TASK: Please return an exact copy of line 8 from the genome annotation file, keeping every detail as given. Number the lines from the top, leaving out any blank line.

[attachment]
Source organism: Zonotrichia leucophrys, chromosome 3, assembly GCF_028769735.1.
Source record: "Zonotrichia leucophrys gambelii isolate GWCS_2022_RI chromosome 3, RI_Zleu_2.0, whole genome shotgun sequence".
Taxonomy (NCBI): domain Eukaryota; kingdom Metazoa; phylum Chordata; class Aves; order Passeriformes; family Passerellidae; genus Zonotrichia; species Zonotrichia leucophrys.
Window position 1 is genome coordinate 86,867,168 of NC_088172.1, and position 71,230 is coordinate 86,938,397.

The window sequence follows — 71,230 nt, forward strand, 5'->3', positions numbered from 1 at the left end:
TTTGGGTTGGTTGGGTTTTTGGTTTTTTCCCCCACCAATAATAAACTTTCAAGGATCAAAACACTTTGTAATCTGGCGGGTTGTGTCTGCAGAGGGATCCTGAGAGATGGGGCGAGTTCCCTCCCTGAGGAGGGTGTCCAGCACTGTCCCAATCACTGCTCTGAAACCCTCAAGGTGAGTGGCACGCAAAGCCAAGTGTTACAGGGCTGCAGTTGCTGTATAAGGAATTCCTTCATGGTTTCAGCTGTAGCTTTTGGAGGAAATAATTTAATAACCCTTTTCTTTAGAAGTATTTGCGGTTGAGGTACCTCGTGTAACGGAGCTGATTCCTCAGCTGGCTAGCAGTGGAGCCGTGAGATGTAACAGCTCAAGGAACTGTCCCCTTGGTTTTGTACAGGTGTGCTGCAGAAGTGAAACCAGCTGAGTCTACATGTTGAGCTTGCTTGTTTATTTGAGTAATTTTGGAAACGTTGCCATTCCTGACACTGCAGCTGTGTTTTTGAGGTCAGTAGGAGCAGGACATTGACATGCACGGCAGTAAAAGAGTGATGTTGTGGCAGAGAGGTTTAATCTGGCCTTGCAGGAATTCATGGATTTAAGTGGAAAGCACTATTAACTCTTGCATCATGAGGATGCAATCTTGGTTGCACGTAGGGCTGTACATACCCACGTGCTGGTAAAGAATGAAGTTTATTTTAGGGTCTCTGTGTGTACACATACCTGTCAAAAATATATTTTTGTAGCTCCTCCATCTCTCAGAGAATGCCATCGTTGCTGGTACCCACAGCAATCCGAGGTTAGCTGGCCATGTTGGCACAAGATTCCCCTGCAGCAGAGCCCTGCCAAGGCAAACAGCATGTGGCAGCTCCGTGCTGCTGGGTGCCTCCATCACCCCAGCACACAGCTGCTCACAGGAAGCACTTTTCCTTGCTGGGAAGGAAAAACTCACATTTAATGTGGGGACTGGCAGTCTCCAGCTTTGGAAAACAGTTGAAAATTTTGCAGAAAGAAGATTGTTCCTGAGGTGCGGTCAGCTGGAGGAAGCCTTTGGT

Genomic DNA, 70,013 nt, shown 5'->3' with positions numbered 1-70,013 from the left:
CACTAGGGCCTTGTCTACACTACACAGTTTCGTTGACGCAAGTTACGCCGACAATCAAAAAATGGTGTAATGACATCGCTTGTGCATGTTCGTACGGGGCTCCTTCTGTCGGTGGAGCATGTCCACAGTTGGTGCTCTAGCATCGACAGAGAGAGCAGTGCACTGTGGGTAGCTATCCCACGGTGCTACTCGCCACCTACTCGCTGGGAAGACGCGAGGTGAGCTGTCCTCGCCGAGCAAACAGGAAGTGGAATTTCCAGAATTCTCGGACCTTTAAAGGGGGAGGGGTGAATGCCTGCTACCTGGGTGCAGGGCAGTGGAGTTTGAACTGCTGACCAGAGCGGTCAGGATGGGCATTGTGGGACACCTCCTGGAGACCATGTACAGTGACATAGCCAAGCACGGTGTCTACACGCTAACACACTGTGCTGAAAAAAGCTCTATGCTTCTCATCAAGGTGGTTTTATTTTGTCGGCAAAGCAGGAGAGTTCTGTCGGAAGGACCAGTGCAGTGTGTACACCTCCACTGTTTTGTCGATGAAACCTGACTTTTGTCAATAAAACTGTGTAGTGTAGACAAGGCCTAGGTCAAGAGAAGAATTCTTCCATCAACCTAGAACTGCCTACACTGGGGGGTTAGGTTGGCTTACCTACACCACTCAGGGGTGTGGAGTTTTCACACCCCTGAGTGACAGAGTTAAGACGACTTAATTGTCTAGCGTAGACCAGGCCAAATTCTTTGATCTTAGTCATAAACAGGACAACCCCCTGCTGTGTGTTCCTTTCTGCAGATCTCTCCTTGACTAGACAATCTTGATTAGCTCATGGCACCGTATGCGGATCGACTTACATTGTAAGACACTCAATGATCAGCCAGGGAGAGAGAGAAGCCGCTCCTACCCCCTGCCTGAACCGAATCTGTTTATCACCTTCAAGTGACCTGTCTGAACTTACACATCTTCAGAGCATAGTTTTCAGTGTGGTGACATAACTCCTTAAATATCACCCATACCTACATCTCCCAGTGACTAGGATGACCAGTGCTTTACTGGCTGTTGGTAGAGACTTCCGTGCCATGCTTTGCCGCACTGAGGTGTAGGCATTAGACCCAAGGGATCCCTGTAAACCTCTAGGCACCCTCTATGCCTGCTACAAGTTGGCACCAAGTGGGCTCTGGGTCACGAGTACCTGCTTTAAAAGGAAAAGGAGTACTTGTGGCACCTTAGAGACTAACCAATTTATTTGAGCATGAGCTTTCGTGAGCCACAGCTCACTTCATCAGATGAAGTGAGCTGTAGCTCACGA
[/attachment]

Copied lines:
CACTAGGGCCTTGTCTACACTACACAGTTTCGTTGACGCAAGTTACGCCGACAATCAAAAAATGGTGTAATGACATCGCTTGTGCATGTTCGTACGGGGCTCCTTCTGTCGGTGGAGCATGTCCACAGTTGGTGCTCTAGCATCGACAGAGAGAGCAGTGCACTGTGGGTAGCTATCCCACGGTGCTACTCGCCACCTACTCGCTGGGAAGACGCGAGGTGAGCTGTCCTCGCCGAGCAAACAGGAAGTGGAATTTCCAGAATTCTCGGACCTTTAAAGGGGGAGGGGTGAATGCCTGCTACCTGGGTGCAGGGCAGTGGAGTTTGAACTGCTGACCAGAGCGGTCAGGATGGGCATTGTGGGACACCTCCTGGAGACCATGTACAGTGACATAGCCAAGCACGGTGTCTACACGCTAACACACTGTGCTGAAAAAAGCTCTATGCTTCTCATCAAGGTGGTTTTATTTTGTCGGCAAAGCAGGAGAGTTCTGTCGGAAGGACCAGTGCAGTGTGTACACCTCCACTGTTTTGTCGATGAAACCTGACTTTTGTCAATAAAACTGTGTAGTGTAGACAAGGCCTAGGTCAAGAGAAGAATTCTTCCATCAACCTAGAACTGCCTACACTGGGGGGTTAGGTTGGCTTACCTACACCACTCAGGGGTGTGGAGTTTTCACACCCCTGAGTGACAGAGTTAAGACGACTTAATTGTCTAGCGTAGACCAGGCCAAATTCTTTGATCTTAGTCATAAACAGGACAACCCCCTGCTGTGTGTTCCTTTCTGCAGATCTCTCCTTGACTAGACAATCTTGATTAGCTCATGGCACCGTATGCGGATCGACTTACATTGTAAGACACTCAATGATCAGCCAGGGAGAGAGAGAAGCCGCTCCTACCCCCTGCCTGAACCGAATCTGTTTATCACCTTCAAGTGACCTGTCTGAACTTACACATCTTCAGAGCATAGTTTTCAGTGTGGTGACATAACTCCTTAAATATCACCCATACCTACATCTCCCAGTGACTAGGATGACCAGTGCTTTACTGGCTGTTGGTAGAGACTTCCGTGCCATGCTTTGCCGCACTGAGGTGTAGGCATTAGACCCAAGGGATCCCTGTAAACCTCTAGGCACCCTCTATGCCTGCTACAAGTTGGCACCAAGTGGGCTCTGGGTCACGAGTACCTGCTTTAAAAGGAAAAGGAGTACTTGTGGCACCTTAGAGACTAACCAATTTATTTGAGCATGAGCTTTCGTGAGCCACAGCTCACTTCATCAGATGAAGTGAGCTGTAGCTCACGA